In a follow-up to a report earlier this week, the number of measles cases have increased by two in Canada’s most populous city. According to a CTV report, the total cases involve 4 adult patients and two children.
The outbreak has prompted health officials to issue a letter for Toronto schools to send to parents concerning measles vaccination:
Toronto Public Health is investigating a measles outbreak in the City of Toronto. Vaccination is the best defense against measles infection; and two doses of measles-containing vaccine (MMR or MMRV) are required for full protection. Most Toronto schools have high vaccination rates. However, if a measles exposure occurs in a school, students with incomplete vaccination, or an exemption from receiving the vaccine, will not be allowed to attend school until the outbreak is over. If you are unsure of your child’s immunization status, please check your child’s yellow immunization card, or speak with your health care provider. Once children are completely vaccinated they can return to school.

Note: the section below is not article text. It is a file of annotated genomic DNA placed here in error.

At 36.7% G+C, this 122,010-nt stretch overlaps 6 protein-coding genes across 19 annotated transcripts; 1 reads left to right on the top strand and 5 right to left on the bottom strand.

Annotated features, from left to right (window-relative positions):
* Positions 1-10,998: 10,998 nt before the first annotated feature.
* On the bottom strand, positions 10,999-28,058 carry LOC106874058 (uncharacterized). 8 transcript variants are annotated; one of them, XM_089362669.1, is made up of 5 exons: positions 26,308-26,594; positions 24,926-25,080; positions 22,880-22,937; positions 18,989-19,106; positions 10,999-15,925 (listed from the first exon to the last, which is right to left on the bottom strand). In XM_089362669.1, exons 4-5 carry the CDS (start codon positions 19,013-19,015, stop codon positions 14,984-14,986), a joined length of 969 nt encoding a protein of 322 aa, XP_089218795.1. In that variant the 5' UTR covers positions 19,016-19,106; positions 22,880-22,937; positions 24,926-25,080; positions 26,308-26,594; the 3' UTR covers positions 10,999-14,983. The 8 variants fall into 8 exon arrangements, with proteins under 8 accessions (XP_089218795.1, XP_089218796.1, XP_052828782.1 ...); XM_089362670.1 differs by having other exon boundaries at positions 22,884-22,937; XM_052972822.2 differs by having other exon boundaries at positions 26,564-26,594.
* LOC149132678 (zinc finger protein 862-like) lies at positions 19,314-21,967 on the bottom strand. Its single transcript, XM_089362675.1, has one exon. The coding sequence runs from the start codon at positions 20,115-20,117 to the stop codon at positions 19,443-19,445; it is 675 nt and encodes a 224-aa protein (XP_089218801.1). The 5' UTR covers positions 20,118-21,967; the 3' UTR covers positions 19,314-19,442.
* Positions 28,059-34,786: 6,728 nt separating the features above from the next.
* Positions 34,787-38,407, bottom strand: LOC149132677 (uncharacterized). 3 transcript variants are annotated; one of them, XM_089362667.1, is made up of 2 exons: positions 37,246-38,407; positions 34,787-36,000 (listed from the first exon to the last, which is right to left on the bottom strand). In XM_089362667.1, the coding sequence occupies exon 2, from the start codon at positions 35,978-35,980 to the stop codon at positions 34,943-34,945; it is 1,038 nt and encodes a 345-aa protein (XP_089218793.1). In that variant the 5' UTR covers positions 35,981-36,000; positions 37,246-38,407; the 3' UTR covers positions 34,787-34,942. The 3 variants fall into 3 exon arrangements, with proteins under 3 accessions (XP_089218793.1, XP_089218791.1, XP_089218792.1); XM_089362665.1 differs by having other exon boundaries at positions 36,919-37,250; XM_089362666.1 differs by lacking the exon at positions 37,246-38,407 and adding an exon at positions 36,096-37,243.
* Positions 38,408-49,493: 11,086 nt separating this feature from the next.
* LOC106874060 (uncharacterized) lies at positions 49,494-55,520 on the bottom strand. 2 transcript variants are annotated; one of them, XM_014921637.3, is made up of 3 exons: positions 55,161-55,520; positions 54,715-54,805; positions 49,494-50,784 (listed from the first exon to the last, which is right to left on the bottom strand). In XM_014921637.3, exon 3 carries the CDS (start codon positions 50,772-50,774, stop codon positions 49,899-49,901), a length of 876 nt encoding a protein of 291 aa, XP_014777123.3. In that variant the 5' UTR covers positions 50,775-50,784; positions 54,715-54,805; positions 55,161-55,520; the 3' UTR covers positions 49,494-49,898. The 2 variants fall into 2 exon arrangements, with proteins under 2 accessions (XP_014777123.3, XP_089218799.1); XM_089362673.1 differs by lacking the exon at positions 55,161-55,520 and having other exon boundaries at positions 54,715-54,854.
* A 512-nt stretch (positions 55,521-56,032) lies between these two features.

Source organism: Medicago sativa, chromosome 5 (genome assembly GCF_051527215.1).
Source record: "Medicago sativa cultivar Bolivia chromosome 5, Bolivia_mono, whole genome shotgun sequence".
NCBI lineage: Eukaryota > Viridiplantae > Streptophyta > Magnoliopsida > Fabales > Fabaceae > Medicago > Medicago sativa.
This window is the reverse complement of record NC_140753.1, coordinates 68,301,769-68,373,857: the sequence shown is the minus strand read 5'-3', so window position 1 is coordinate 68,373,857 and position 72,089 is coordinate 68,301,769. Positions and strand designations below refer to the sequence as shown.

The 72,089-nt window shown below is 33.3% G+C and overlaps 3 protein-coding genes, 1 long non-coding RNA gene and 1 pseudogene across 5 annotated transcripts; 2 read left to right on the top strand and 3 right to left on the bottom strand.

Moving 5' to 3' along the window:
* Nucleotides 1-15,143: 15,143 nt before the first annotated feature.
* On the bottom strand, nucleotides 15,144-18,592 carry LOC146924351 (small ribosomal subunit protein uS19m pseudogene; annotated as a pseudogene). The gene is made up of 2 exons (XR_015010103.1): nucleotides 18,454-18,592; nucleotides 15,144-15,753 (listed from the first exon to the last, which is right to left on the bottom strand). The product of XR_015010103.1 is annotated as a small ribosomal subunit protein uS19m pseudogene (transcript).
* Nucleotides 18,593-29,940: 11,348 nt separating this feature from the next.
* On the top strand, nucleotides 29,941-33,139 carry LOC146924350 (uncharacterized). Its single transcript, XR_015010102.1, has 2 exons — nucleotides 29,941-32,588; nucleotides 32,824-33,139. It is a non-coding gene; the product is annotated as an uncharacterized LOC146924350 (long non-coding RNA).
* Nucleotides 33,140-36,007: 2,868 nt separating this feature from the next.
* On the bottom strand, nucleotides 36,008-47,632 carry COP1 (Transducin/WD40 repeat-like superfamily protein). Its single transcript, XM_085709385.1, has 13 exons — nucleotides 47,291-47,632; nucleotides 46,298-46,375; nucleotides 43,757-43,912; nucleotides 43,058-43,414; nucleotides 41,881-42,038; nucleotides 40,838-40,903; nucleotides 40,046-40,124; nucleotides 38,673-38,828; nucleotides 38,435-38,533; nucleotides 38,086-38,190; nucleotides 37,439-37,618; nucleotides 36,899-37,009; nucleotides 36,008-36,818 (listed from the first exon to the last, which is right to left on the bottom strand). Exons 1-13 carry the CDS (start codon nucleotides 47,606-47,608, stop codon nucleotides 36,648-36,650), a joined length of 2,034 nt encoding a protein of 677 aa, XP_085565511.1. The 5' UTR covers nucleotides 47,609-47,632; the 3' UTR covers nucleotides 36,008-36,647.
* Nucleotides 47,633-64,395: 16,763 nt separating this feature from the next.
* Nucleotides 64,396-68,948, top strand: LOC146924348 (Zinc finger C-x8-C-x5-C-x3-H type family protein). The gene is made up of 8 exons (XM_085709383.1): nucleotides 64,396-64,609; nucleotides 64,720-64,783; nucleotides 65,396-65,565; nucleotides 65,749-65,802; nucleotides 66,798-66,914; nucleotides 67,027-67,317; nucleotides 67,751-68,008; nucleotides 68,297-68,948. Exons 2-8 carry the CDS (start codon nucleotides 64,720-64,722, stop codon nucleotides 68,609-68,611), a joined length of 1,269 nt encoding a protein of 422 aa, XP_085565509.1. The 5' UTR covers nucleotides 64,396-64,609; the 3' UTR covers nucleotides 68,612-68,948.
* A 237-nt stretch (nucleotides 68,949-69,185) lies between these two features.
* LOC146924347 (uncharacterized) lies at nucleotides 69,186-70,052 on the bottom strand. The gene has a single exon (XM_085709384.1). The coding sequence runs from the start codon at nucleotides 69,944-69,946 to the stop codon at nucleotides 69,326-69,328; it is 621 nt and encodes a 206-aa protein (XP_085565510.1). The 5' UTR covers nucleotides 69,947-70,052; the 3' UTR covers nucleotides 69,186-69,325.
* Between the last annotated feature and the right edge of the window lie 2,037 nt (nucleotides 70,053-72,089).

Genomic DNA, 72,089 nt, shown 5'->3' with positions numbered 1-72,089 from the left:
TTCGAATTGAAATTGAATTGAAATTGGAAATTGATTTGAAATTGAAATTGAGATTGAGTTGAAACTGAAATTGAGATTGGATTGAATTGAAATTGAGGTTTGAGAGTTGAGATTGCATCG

If your child is in kindergarten, please make sure they received their 4-to-6 year old booster. Parents with children who have completed their MMR/MMRV immunization (two doses), please ensure you have updated your child’s record with Toronto Public Health. If you have not updated your child’s record with Toronto Public Health, your child will be considered as having incomplete vaccination. To make reporting easier and faster, we offer online reporting at: www.toronto.ca/immunization or by fax at 416-338-2487.
If you have travel plans, please be aware that the United States is experiencing a multi-state measles outbreak, linked to Disneyland in California. Before you travel, make sure you and your children are protected. Those born in 1970 or later require two doses of measles-containing vaccine.
Measles or rubeola, is an acute highly communicable viral disease that is characterized by Koplik spots in the cheek or tongue very early in the disease. A couple of days later a red blotchy rash appears first on the face, and then spreads, lasting 4-7 days. Other symptoms include fever, cough and red watery eyes. The patient may be contagious from four days prior to the rash appearance to four days after rash appearance.
The disease is more severe in infants and adults. Complications from measles include; seizures, pneumonia, deafness and encephalitis.
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